Sunday we observe Trinity Sunday, the day commemorates the Trinity: “Father, Son and Holy Ghost,” or more inclusively, “Creator, Christ and Holy Spirit.” It is commemorated on the 8th Sunday after Easter. Since Pentecost falls on the 7th Sunday after Easter, Trinity Sunday always follows Pentecost Sunday.
On this day, most preachers following the liturgical calendar feel obligated to try to explain the oneness of God in 3 persons, using a term not found in scripture, The Trinity. I feel no such obligation since, The Trinity is not an attempt to explain God; but rather, it only explains the 3 major manifestations of how God has revealed God’s Self to humanity.
Psalm 8:4 asks this question, “What are human beings that You are mindful of them, mortals that You care for them? … Perhaps the following helps us to understand the doctrine of the Trinity. “God the Father/Creator who is for us, God the Son, God in the flesh who was with us, and God the Holy Spirit who is within us.” Notice the ending of each manifestation. “GOD IS FOR US, WITH US, AND WITHIN US.”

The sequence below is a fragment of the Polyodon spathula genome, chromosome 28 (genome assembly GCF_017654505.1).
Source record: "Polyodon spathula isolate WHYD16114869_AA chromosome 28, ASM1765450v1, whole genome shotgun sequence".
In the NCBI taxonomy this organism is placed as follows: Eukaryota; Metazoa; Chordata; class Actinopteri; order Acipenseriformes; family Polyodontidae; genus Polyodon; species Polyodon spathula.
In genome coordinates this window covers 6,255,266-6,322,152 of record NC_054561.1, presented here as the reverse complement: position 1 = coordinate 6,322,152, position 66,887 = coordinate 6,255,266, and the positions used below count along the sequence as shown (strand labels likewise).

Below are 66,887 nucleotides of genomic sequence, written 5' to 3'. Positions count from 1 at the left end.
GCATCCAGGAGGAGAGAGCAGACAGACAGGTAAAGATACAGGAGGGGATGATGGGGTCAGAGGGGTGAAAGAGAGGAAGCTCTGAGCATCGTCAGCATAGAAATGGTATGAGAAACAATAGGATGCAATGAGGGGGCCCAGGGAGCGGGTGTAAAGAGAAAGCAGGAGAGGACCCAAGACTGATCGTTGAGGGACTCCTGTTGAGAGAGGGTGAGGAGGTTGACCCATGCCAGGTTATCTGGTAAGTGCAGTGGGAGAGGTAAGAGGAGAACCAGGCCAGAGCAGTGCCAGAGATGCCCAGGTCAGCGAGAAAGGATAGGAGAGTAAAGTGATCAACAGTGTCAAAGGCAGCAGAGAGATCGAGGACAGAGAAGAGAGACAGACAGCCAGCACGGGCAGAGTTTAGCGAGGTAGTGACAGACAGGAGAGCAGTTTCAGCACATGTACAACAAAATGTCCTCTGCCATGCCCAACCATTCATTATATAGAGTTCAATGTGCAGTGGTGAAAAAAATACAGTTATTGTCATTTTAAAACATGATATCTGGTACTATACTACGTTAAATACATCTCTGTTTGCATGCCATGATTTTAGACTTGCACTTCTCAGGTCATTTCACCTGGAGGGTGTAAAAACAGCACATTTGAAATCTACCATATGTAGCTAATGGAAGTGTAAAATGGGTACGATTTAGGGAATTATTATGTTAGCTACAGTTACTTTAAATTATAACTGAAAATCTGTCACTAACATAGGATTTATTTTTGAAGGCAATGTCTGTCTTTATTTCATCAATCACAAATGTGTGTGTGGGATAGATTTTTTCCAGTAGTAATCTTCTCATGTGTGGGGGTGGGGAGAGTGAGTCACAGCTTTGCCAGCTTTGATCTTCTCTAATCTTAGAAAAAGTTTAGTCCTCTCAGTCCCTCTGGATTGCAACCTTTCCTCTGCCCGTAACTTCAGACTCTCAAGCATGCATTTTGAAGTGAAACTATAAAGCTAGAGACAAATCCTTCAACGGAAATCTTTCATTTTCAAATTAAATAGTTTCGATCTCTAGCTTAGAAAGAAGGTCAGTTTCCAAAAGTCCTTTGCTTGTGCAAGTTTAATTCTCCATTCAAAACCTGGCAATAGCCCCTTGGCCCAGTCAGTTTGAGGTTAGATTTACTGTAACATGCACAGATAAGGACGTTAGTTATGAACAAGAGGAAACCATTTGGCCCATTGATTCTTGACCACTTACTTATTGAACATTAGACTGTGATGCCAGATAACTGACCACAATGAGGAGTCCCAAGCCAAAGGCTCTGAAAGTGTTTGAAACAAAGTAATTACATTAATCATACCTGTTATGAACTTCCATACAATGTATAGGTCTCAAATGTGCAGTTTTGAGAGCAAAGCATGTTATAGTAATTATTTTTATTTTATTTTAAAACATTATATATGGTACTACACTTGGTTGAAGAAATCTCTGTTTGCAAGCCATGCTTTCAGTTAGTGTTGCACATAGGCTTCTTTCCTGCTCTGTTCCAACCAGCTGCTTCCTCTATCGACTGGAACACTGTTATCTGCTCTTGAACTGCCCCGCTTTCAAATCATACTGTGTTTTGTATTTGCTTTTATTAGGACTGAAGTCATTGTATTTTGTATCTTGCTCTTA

This concept of the Trinity answers the question of Psalm 8:4. Because of God’s great unconditional love for us as God’s children (creation) and keeping God’s promise to never leave us; the 3 manifestations of “Creator, Christ and Holy Spirit” are simply trying to convey a simple message that God is always ‘WITH US’.”
While the Trinity emphasizes the oneness of God, the Epistle and Gospel assigned text this week emphasize God’s desire for us to be one with God and one with each other. Considering the events of the last couple of weeks, they speak to us powerfully and importantly on this Trinity Sunday in requesting God to “Make Us One.”
Join us at Covenant this Trinity Sunday by Zoom or by live stream on our Facebook page. My sermon is “Make Us One,” based on Psalm 8, II Corinthians 13:11-13 and Matthew 28:16-20.